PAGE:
Let’s start by selecting the 220 F capacitor shown in the opening picture.

Energy = \dfrac{1}{2}CV^2

Energy_{26.6 VDC} = 7 * \dfrac{1}{2}220\ C\ 3.8^2 = 11,100\ W \cdot s

Energy_{23.1 VDC} = 7 * \dfrac{1}{2}220\ C\ 3.3^2 = 8,390\ W \cdot s

The 2,700 W \cdot s difference between the 26.6 and the 23.1 VDC capacitor storage is the available energy. We will stop here as the 2700 W \cdot s value is close to our nominal 2900 W \cdot s value. A quick glance at the capacitor’s datasheet shows that it will indeed handle the 1 A nominal current with the ability to surge to 15 A.


Tech Tip: The energy goes as voltage squared. Consequently, a small change in voltage can have a large impact on energy. The 0.5 VDC voltage reduction in this example has reduced the stored energy by about 25%.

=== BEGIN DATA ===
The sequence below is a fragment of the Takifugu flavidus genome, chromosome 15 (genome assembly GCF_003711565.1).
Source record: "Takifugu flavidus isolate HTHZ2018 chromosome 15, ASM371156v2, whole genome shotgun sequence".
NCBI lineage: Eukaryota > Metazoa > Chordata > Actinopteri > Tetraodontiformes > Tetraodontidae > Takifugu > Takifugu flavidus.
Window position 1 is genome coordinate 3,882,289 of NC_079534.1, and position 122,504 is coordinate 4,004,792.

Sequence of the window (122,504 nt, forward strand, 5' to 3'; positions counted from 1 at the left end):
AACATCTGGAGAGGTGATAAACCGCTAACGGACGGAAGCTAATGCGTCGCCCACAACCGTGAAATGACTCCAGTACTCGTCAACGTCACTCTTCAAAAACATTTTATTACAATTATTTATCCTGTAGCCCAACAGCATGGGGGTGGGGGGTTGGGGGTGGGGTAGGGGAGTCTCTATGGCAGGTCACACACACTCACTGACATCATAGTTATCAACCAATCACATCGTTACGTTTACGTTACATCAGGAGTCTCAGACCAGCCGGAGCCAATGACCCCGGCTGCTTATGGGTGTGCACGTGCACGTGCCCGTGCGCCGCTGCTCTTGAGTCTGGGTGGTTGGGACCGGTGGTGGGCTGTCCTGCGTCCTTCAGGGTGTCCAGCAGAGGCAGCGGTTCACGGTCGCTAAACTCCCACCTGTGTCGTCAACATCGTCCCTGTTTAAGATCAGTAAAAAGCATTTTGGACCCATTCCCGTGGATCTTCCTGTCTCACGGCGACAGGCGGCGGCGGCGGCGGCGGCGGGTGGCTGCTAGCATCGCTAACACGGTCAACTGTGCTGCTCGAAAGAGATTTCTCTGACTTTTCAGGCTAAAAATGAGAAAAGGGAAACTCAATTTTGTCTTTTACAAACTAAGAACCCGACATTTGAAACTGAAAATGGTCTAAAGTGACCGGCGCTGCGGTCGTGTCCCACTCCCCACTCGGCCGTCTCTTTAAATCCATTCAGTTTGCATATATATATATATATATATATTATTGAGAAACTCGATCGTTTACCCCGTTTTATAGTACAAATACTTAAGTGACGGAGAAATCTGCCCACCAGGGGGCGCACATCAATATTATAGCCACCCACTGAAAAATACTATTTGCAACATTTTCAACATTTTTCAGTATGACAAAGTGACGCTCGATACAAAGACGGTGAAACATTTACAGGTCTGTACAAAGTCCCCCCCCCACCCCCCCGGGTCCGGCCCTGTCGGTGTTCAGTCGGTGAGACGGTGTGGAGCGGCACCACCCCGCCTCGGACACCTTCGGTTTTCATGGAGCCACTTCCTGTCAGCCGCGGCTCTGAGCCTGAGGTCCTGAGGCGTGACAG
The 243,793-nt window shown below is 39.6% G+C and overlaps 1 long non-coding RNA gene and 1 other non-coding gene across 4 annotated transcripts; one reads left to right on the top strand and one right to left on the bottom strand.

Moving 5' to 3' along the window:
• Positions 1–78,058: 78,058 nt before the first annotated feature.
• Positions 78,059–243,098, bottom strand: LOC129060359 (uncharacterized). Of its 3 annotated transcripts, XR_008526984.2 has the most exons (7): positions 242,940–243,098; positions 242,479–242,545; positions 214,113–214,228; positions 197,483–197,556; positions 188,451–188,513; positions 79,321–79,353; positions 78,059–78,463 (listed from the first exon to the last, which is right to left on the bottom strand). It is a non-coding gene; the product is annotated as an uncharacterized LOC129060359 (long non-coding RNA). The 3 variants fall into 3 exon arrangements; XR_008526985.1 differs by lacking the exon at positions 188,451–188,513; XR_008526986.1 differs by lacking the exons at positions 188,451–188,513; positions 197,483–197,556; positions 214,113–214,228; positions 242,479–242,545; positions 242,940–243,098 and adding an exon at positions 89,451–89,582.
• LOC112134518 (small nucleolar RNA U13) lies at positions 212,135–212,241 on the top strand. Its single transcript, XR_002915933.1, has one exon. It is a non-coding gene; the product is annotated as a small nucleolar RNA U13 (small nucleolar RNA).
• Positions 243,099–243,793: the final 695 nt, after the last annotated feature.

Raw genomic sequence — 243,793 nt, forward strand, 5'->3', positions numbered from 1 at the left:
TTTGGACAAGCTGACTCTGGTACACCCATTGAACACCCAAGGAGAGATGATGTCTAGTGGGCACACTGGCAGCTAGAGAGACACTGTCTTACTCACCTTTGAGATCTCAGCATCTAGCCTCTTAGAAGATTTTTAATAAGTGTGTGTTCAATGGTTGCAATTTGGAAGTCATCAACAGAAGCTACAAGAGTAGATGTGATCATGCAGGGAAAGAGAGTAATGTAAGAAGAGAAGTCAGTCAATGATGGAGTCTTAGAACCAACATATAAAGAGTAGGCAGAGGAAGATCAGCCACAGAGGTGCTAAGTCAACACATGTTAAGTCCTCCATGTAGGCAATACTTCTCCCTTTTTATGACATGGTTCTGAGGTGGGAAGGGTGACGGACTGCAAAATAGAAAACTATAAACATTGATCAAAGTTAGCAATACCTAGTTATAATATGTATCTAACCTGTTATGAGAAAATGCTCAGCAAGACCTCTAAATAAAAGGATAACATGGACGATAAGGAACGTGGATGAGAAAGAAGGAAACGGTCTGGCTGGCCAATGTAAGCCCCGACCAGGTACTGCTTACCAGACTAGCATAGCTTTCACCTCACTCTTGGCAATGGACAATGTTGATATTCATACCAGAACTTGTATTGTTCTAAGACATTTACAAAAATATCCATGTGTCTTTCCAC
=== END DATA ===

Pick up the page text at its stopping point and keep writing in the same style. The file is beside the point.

At today’s price, assuming a 1000-unit production run, this equates to an estimated cost of $47.55 (U.S.) for 7 ea of the 220 F to be installed into each unit. Understand that this is only an estimate. Contact DigiKey sales for a proper quote.

Parting Thoughts

We welcome your feedback to this post. For example, do you agree with the assumption about 3.3 being the limit for working voltage? Have I properly applied the energy storage equation to the LiC?

How have you used supercapacitors in your project(s).

Please share your comments and suggestions below.

Best Wishes,


About the author

Aaron Dahlen, LCDR USCG (Ret.), serves as an application engineer at DigiKey. He has a unique electronics and automation foundation built over a 27-year military career as a technician and engineer which was further enhanced by 12 years of teaching (interwoven). With an MSEE degree from Minnesota State University, Mankato, Dahlen has taught in an ABET accredited EE program, served as the program coordinator for an EET program, and taught component-level repair to military electronics technicians. Dahlen has returned to his Northern Minnesota home and thoroughly enjoys researching and writing articles such as this. LinkedIn | Aaron Dahlen - Application Engineer - DigiKey